Thursday, July 8, 2010

Rock and Roll Writing is...

"What is rock and roll writing?"

This is the first question I received after my announcement that I'm teaching the all new, never-before-ventured online rock and roll writing course at the Basement Writing Workshop in October.

Good question.

Here are some fine examples of rock and roll writing:

Fiction like Nick Hornby's High Fidelity, or Roddy Doyle's The Commitments, or Tom Perrotta's The Wishbones.

Non-fiction like Chuck Klosterman's Fargo Rock City, or Michael Azerrad's Our Band Could be Your Life, or Steve Almond's Rock and Roll Will Save Your Life.

But it doesn't have to be like any of those.

It can be music reviews.

It can be a biography of your favorite band.

It can be a blogged top ten list of your favorite songs, updated by the moment, with elaborate explanation.

It can be short stories with Lemmy as the protagonist.

Maybe rock and roll writing is what people write who have guitars stored somewhere in their houses.

Go check to see if you have a guitar in one of your closets. Do you? Yes? Then at some point you will probably turn to rock and roll writing.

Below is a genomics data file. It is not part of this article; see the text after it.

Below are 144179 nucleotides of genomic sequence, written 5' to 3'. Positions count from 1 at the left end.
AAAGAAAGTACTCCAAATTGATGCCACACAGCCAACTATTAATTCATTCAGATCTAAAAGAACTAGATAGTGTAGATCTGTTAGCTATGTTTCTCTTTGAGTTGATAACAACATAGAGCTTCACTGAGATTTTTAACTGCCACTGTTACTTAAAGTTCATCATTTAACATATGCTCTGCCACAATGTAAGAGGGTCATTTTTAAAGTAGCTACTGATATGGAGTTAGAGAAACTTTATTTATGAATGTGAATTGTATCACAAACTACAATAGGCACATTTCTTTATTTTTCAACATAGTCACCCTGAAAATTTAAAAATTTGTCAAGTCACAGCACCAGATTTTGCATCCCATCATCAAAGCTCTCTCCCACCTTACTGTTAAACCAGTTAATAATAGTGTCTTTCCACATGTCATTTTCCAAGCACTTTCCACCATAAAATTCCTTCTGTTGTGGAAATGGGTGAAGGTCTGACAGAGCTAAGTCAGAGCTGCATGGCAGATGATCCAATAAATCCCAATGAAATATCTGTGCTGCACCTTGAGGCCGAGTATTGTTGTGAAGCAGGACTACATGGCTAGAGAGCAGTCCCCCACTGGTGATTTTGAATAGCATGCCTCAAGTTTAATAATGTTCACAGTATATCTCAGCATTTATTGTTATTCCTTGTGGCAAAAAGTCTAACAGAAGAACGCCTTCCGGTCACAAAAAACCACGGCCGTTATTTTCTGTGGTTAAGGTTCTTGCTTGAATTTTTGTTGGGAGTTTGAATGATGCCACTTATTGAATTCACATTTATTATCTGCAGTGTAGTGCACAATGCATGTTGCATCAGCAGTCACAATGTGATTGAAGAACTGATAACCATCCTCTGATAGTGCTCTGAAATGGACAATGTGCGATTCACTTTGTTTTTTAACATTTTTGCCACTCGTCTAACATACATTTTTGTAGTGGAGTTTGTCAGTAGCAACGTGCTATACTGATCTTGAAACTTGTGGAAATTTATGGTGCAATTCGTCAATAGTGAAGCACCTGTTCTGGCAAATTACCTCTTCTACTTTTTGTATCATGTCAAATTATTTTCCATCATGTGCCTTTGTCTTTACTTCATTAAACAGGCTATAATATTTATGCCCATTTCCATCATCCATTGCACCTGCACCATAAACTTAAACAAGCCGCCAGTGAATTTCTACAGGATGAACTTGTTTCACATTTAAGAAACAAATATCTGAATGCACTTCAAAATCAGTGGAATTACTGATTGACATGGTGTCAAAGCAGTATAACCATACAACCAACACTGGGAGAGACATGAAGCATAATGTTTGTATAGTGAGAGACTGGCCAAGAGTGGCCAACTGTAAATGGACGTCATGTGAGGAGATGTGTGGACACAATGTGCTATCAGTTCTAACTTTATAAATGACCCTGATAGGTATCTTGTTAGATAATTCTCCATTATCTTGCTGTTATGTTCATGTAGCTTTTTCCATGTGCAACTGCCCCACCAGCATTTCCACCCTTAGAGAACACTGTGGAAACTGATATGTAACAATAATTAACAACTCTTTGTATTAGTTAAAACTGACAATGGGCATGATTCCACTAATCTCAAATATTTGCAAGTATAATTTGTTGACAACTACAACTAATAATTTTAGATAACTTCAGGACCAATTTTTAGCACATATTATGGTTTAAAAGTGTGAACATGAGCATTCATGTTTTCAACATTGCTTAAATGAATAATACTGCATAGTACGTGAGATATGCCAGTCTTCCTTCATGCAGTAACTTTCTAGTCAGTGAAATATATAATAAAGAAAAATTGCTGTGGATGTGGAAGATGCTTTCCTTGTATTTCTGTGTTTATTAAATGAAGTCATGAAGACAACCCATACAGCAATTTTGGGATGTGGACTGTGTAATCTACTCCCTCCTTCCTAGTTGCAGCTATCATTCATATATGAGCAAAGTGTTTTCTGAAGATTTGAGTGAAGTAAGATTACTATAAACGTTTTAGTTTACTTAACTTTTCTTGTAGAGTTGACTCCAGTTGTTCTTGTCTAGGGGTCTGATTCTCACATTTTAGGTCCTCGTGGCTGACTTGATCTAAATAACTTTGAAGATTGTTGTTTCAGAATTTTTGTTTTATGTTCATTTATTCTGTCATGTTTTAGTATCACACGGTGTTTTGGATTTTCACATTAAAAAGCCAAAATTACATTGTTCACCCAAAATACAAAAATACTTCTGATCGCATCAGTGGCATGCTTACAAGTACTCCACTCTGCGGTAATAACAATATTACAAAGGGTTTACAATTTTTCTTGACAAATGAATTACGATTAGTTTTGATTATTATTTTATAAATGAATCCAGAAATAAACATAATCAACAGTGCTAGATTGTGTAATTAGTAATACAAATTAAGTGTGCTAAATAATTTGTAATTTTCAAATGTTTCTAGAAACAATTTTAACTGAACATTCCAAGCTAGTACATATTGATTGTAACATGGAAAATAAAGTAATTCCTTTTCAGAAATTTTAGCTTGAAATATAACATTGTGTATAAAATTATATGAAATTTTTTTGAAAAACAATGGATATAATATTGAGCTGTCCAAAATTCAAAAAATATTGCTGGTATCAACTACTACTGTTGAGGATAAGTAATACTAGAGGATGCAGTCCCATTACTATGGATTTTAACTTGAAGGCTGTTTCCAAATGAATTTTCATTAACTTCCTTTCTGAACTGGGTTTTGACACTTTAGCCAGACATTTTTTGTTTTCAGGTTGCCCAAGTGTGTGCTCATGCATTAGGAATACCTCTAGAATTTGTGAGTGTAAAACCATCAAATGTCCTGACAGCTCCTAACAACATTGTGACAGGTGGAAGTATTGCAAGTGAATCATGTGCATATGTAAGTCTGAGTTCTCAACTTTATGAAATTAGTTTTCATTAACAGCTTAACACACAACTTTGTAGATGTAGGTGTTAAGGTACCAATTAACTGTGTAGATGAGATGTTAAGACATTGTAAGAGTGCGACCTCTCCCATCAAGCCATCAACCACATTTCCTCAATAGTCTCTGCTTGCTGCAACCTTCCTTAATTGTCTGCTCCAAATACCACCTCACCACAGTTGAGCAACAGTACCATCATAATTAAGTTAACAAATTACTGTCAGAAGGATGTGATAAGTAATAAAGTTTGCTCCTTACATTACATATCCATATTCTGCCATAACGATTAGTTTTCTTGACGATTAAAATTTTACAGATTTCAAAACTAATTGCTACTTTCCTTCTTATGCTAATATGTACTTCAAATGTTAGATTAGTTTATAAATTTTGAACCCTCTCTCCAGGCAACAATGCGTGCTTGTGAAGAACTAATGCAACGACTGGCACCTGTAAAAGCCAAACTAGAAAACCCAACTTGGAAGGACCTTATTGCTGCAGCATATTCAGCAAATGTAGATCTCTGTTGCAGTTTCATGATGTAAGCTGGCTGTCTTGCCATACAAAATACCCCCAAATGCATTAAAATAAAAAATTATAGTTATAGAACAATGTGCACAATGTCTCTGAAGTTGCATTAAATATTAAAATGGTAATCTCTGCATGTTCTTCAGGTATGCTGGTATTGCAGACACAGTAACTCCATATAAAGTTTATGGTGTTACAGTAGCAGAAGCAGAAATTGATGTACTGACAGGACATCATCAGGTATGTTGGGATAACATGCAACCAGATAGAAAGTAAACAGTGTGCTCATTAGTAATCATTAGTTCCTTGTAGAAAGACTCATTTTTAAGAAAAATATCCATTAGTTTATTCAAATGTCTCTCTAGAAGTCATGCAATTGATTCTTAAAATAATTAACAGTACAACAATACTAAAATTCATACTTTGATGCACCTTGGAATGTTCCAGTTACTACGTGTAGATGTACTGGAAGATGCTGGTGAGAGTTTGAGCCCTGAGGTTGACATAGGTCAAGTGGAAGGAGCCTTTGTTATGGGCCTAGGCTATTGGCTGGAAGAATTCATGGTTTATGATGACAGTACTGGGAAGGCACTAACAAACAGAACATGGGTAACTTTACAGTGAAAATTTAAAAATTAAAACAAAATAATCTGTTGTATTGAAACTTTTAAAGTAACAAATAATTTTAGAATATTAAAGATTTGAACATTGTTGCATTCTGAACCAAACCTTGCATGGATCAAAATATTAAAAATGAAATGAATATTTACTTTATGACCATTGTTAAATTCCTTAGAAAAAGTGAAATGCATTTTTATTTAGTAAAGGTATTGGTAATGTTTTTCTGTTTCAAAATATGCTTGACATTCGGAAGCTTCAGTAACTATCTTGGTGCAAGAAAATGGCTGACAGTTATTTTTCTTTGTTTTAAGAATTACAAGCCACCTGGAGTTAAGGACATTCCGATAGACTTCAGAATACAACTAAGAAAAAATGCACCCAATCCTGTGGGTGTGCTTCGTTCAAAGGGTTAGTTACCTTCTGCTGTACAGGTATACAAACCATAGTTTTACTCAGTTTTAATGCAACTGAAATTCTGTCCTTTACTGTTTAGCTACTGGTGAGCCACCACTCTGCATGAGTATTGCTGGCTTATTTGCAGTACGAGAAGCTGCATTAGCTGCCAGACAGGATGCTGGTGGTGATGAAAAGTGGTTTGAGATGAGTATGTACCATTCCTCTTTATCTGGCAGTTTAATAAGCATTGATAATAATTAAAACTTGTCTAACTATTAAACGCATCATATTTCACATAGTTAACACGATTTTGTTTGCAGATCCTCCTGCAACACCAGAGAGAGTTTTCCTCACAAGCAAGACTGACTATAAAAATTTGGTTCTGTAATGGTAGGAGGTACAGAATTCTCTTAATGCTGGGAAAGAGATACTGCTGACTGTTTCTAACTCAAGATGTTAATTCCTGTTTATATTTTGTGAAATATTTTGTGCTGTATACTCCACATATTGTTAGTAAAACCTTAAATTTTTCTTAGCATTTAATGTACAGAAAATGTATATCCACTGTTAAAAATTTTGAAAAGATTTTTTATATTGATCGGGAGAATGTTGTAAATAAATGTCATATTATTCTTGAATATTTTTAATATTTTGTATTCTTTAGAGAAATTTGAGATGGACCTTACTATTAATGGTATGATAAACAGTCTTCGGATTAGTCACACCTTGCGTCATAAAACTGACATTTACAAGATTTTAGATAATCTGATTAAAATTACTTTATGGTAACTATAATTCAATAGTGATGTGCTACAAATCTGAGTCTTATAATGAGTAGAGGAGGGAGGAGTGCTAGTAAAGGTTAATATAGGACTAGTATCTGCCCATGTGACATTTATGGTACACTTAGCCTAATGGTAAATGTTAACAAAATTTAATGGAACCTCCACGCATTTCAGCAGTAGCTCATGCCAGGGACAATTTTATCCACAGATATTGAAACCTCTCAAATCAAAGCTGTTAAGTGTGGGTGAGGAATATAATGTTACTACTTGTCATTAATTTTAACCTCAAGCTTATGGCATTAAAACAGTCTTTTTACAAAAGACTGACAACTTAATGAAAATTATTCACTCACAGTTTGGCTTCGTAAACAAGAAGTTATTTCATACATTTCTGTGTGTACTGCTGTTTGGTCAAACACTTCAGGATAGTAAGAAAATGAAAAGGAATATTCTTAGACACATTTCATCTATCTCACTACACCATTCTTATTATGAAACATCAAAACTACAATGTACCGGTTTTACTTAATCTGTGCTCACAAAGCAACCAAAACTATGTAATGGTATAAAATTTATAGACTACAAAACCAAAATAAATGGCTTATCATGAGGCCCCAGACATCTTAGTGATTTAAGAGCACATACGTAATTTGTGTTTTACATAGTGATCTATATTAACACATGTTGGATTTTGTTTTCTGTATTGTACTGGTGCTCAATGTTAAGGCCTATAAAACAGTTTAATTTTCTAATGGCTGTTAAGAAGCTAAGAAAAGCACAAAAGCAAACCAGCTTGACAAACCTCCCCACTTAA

You might write about the first time you fell in love with music.

Or your first instrument and how much you loved it.

Or the first, most recent, or favorite rock concert you ever attended.

Or the first time you heard Lemmy.

If you were ever in a band, you will surely write about forming the band, or playing your first gig, or best gig, or worst gig.

You will surely write about the band that broke your heart.

If you were ever a solo artist, you may also write about your first solo gig, or best gig, or worst gig, or an obnoxious spectator at one of your gigs.

You'll write about your best song, or best album. Or worst.

It's inevitable. We have to write about our rock and roll lives because, no matter what we've done since, it's part of who we are. For many, it's a big part.

So what is rock and roll writing? It's what people like us write about when we write about who we are.

And that guitar in your closet, the one that barely makes it out these days? That's a big part of it.

And Lemmy's a big part of it too.

Or not.

Sign up now for my online rock and roll writing course at the Basement Writing Workshop and get 15% off.

Yours in laying down the law,


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Anonymous said...

I'm linking this out to my world....good luck with the course!

--Mark M

Unknown said...

I belong to the literary school in which Lemmy is the protagonist of all stories. Or at least his mole.

Now I need to go listen to some Hawkwind.

Anonymous said...

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Is this possible?